NiTRO Creative Matters

Perspectives on creative arts in higher education

Editorial: Tertiary arts graduates and alumni: Forging a fabulous creative future

If one was to believe the various reports emanating from the popular media, creative arts schools provide a waiting room for global graduate unemployment.  As we all know, nothing could be further from the truth or, as the US Herberger Institute for Design and the Arts puts it ‘Uncle Henry is Wrong’.

If one was to believe the various reports emanating from the popular media, creative arts schools provide a waiting room for global graduate unemployment.  As we all know, nothing could be further from the truth or, as the US Herberger Institute for Design and the Arts puts it ‘Uncle Henry is Wrong’.

In Australia, according to the Australia Council’s recently released report on National Arts participation, 98% of Australians engage with the arts, and creative arts graduates and alumni represent a critical mass with whom the public engage, whether through listening, viewing, reading, experiencing or clicking.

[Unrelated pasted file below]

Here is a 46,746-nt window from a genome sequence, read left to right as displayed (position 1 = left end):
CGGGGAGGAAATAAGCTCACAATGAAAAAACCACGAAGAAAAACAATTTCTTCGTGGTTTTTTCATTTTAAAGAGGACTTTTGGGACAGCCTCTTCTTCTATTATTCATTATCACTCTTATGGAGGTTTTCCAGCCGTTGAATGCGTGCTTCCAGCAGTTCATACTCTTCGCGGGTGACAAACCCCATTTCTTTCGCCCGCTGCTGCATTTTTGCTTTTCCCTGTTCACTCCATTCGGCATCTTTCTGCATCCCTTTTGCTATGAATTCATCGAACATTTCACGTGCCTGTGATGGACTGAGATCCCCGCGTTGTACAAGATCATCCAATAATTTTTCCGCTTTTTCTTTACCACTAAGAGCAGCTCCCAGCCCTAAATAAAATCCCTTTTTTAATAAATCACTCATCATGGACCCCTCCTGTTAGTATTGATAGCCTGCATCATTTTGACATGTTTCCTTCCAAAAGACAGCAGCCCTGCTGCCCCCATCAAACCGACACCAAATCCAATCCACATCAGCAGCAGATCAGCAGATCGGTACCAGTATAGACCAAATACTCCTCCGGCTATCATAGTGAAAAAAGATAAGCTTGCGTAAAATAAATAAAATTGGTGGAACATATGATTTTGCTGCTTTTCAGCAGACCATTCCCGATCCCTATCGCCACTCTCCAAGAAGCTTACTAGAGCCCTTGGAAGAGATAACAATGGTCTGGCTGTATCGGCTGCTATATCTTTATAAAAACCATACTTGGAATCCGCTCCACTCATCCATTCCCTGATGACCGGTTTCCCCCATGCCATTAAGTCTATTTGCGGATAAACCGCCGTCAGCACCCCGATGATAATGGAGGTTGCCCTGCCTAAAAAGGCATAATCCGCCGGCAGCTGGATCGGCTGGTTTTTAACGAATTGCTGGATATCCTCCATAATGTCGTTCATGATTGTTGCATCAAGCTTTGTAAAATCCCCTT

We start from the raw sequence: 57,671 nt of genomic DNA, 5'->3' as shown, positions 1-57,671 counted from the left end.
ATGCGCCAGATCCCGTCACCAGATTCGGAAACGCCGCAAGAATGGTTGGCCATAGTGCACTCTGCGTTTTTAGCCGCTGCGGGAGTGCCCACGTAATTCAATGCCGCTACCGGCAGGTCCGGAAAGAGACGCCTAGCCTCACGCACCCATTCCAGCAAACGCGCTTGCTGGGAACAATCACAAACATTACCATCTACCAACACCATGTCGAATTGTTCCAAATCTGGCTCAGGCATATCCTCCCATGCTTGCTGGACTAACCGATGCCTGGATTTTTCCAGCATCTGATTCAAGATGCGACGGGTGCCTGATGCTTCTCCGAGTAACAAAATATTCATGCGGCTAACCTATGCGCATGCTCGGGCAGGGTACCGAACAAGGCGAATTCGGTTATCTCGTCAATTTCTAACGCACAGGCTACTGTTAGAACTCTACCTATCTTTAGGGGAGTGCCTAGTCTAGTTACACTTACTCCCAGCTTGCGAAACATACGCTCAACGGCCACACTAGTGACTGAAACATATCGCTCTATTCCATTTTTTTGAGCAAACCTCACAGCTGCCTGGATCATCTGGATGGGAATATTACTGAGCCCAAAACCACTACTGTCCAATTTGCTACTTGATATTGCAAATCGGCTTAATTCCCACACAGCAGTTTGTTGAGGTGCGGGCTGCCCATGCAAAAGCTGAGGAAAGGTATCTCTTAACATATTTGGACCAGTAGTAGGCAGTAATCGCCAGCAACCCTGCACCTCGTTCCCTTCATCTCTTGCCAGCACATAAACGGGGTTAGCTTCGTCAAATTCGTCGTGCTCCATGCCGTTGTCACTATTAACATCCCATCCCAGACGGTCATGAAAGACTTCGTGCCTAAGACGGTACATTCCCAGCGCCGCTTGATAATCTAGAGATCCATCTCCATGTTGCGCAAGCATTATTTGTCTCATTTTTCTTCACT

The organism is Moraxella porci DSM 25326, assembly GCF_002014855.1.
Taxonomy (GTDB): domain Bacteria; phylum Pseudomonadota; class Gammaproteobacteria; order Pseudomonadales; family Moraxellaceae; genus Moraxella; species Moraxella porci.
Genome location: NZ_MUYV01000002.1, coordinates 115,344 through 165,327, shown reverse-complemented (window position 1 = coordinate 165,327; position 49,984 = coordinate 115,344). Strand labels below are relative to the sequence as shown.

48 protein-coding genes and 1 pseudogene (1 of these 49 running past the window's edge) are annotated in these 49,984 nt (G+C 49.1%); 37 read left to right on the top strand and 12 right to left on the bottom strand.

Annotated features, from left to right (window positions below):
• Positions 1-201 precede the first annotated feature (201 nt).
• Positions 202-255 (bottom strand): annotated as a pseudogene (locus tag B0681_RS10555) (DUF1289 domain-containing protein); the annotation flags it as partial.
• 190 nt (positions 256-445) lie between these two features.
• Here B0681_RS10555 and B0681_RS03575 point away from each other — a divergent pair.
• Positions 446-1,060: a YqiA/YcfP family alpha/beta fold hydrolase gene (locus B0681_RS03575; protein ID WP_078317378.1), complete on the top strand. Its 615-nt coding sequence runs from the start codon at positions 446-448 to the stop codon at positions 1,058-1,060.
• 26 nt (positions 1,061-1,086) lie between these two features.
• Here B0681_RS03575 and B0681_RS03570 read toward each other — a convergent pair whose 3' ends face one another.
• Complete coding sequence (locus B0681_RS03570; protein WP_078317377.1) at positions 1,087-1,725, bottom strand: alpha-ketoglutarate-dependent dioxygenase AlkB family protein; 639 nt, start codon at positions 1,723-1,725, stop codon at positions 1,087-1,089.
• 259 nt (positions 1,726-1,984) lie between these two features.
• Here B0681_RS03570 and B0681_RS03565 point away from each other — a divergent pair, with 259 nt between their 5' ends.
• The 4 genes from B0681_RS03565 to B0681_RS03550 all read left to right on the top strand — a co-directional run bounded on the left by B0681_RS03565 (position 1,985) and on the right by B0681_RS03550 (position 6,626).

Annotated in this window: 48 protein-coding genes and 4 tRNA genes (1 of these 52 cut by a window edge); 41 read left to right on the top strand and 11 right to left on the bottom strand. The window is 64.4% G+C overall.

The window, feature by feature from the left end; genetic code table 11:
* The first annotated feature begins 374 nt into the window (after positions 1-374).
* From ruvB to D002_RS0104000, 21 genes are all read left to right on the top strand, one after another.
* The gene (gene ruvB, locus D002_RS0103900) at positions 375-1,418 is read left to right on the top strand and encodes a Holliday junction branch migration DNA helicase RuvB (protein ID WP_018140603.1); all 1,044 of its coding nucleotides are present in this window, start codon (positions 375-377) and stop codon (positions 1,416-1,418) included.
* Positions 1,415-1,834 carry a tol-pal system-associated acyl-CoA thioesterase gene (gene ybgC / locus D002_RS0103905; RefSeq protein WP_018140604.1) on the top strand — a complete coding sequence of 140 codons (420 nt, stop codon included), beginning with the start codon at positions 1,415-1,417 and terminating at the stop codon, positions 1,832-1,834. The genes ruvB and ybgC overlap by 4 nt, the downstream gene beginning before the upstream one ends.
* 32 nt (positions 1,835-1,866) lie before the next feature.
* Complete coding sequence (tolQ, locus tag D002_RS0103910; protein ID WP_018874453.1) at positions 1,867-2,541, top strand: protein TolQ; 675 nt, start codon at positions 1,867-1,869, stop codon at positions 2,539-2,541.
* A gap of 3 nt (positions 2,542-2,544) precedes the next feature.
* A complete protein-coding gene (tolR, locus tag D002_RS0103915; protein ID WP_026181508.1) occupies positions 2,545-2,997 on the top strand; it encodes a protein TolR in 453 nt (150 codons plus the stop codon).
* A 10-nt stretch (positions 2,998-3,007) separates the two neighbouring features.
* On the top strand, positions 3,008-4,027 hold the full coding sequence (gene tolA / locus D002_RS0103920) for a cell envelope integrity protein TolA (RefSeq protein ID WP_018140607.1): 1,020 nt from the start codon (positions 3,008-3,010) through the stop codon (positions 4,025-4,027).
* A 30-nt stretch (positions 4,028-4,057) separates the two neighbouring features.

While we wait for the government’s graduate employment definitions to catch up with the portfolio careers and ‘gig economy’ that typify artists professional careers, creative arts graduates and alumni are forging successful careers and our institutions, schools and teachers continue to support and grow a new generation of cultural ambassadors, through ever strengthening pedagogical strategies and research.

In this edition of NiTRO:

Ryan Daniel (JCU) revisits his research focus over the past ten years to reassert the importance of tertiary study to creative careers and explores how mentoring could be harnessed more formally to greater advantage;    

Also drawing upon research, Diana Blom (WSU) and Dawn Bennett (Curtin) suggest that it is time to add employability to the concept of the Artistic Research and Teaching nexus and for arts to take the lead in forging good practice for practice based disciplines;

Shane Strange (University of Canberra) reminds us that as the mentors of this new generation of artists, academics also need to be supported if they are to deliver the graduate successes that students deserve;